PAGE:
Upon arriving at Old Trafford in the winter of 2014 for a cool £37million, Juan Mata was largely considered one of the undisputed stars of the current Premier League era.
He had finished the 2012/13 season with a second successive Chelsea Player of the Year award under his belt, and with everything going so swimmingly for the little Spaniard down at Stamford Bridge – very few expected his departure to come so swiftly.
Since Jose Mourinho re-emerged back in west London however, the 26-year-old midfielder’s days with the Blues were seemingly numbered. The Brazilian Oscar was preferred in a creative midfield position, whilst both Eden Hazard, and somehow Willian, were given priority on the flanks – leaving the once un-droppable Mata to patiently twiddle his thumbs on the bench.
Such a turnaround in fortunes for the former Valencia man could have only really taken place at a club like Chelsea – where the desire to sign another big name in world football often comes before that of honouring those players who had already put in top performances for the club – but nevertheless, after a mere half a season under Mourinho, the Spanish midfielder was unceremoniously on his way out the door.
In light of this decision, have Chelsea simply rued the loss of Juan Mata to rivals Manchester United since he made the all-important move, or has his departure in-fact been a good thing for Jose Mourinho and his current Blues team?
One thing just has to remain clear within this whole debate surrounding Louis van Gaal’s current no.8, and that is that Juan Mata truly is a great player – regardless of which team calls him their own. He seems to have sadly drifted somewhat under the radar of late. Manchester United simply don’t carry the same level of attention that they used to under Sir Alex Ferguson, several new more commercially profitable stars seemed to have cropped up in recent years, and breaking into that formidable Spanish starting XI will always be tough ask for Mata – even at the best of times.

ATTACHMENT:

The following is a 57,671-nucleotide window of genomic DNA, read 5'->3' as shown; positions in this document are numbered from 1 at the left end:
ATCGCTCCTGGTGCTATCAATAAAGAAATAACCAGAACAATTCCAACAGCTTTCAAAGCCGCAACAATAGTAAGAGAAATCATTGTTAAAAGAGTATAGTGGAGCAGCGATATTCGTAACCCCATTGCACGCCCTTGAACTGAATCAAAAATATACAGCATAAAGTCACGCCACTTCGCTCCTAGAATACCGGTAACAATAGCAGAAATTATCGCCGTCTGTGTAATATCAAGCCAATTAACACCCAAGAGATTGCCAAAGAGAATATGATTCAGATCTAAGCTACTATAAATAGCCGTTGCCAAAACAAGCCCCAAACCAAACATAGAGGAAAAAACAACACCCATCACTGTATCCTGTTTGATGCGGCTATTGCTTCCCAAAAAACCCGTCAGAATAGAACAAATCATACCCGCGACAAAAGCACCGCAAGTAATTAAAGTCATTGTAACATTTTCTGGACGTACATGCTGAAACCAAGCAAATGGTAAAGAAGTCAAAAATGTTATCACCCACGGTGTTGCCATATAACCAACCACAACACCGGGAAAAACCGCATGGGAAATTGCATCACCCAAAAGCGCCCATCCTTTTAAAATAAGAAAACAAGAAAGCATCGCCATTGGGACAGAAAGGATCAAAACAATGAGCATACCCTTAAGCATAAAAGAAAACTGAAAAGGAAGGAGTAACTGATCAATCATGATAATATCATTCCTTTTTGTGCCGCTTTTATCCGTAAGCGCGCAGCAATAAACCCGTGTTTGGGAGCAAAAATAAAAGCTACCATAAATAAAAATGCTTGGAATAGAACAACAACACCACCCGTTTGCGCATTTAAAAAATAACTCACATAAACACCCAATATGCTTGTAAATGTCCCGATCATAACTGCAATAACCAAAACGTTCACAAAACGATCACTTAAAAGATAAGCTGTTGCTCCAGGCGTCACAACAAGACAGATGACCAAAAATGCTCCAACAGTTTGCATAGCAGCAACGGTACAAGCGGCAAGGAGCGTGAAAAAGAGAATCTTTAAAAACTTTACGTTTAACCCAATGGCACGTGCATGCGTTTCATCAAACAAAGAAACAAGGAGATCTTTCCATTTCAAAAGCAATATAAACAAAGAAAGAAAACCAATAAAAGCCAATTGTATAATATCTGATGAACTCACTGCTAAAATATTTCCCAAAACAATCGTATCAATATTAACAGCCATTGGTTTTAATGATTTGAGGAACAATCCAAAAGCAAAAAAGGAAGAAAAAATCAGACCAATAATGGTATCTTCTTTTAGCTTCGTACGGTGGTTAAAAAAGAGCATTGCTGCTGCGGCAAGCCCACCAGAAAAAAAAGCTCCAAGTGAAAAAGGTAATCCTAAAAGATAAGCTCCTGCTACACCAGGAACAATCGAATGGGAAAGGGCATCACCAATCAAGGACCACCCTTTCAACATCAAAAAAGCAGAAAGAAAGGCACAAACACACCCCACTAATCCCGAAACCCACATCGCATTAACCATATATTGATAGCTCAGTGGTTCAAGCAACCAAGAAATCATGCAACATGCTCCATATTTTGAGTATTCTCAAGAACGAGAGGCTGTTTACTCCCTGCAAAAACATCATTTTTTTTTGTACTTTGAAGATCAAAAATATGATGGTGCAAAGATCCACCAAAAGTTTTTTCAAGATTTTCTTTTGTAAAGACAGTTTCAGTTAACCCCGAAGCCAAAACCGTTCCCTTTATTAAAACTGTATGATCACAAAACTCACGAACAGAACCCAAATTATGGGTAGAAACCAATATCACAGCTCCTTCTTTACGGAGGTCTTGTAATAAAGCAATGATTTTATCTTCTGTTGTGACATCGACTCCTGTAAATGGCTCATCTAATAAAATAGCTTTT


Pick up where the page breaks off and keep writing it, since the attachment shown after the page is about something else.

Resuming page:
Yet none of this should cloud the fact that the ex-Stamford Bridge favourite really is a true asset for his respective managers. The midfielder possess an ability to dictate proceedings when he’s truly on song. His excellent ball control, intelligent vision and uncanny knack to provide an assist out of nowhere all combine together nicely for Juan Mata and have thus far served him well during his time in the Premier League.
So why on earth then did Jose Mourinho and Chelsea ever see fit to let him go? Well for one thing, the Blues haven’t exactly been struggling this season without Mata on board. The likes of Eden Hazard in particular play a similar role to what the current Manchester United man would be doing for Chelsea this campaign, and in the 24-year-old Belgian international, the Stamford Bridge faithful arguably have someone who provides even more of a threat than their former main man. As picking up close to £40million for the ex-fan favourite also bodes well for Mourinho’s decision to let him go, perhaps Chelsea never really needed Juan Mata after-all.
That said, if Chelsea saw it necessary to land Juan Cuadrado this winter on an albeit less expensive deal, it does seem a bit silly that the Spanish midfielder was cast away so readily. Yes – the Colombian international is only just beginning his career at Stamford Bridge, and yes, the former Fiorentina man does in-fact bring with him a great deal of potential – but so far the signs seem to suggest that Chelsea may as well have not bothered with Cuadrado when they could have just stayed patient with Mata. Simply put – Jose Mourinho really would have a stronger looking outfit with the former Stamford Bridge star still on board.
Regardless of Mourinho’s somewhat confusing decision, Chelsea’s loss has nonetheless been Manchester United’s gain in all of this. Whilst Mata is yet to truly find his top form for Louis van Gaal this season, expect him to turn it up to full force for the Red Devils sooner rather than later, and to subsequently see Man United rise back up the Premier League table as a result of the Spaniard’s quality influence.